MICHAEL MOORE: The gigs I do are usually small scale and organized by a small group of people who really like the music. Their work usually entails getting money from various governments to support their vision. I don't know any independently wealthy promoters. In the United States there seems to be a lot of opposition to the idea of state sponsored art so it's more difficult for these people to put on events. When corporations sponsor art events I assume that they write off the expense from their taxes, which amounts to the same thing, or am I being naive?

FJ: No, quite a few musicians have expressed to me their concerns on the quality and support of the arts, or lack there of here Stateside, do you find it is difficult for you to get work outside of New York?

MICHAEL MOORE: Any difficulty I have in getting work in the States is probably because of lack of exposure. I know that things can happen if one hires a publicist, but I don't have one.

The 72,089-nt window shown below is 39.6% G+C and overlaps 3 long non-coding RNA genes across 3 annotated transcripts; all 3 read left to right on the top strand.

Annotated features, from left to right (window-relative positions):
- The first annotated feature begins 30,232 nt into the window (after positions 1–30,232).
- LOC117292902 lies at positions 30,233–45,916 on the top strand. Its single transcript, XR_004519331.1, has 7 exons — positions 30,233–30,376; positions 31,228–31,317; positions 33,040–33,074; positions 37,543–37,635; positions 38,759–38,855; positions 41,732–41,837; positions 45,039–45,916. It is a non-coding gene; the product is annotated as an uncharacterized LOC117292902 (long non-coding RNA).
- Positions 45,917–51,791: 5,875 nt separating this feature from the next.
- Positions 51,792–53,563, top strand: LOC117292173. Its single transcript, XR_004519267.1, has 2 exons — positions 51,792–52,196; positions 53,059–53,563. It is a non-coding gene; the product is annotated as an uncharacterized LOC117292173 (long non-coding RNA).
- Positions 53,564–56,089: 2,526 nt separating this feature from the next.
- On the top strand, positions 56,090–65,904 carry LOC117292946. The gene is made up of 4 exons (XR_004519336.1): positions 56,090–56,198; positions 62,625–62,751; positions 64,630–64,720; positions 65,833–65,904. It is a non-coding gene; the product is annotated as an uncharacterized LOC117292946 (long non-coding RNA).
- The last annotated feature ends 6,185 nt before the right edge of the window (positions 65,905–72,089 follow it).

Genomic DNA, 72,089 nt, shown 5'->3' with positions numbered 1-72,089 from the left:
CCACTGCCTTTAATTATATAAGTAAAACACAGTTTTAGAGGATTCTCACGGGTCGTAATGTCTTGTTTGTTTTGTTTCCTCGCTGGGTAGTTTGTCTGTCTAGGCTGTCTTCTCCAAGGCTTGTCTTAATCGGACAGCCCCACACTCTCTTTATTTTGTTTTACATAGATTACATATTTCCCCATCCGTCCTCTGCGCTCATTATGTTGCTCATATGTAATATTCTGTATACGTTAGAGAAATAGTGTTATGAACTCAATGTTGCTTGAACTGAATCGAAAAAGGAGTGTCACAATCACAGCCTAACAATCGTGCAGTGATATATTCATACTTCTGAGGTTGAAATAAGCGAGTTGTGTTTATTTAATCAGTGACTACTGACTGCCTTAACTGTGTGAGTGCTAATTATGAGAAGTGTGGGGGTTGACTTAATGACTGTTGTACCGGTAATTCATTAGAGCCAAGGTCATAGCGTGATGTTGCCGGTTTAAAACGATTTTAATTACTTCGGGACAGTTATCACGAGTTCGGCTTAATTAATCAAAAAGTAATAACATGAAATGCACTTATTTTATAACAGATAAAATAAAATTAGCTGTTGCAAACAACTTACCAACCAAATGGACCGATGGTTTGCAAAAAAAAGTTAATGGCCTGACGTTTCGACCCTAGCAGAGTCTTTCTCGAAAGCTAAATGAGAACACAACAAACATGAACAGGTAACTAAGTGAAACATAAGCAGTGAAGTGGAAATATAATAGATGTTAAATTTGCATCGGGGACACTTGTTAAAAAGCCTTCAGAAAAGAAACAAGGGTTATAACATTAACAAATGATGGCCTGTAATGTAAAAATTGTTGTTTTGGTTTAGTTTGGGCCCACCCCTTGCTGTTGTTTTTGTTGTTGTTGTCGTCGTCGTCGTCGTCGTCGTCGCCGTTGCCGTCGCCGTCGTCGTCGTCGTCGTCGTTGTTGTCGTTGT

FJ: Does it concern you that so many American musicians are forced to go to Europe or Japan to earn a living?

MICHAEL MOORE: I don't think that it's such a problem. If money and goods can travel freely I think that people should be allowed to as well.

FJ: Do you see the circumstances changing?

MICHAEL MOORE: Immigration laws being scrapped? No. More people getting interested in improvised music? I'm not holding my breath. When certain people are offered a homogenous artistic landscape they may grow tired and want to look further and may find these alternate fantasies of ours.

FJ: Who are some of the musicians who are allowing the artistic landscape to grow?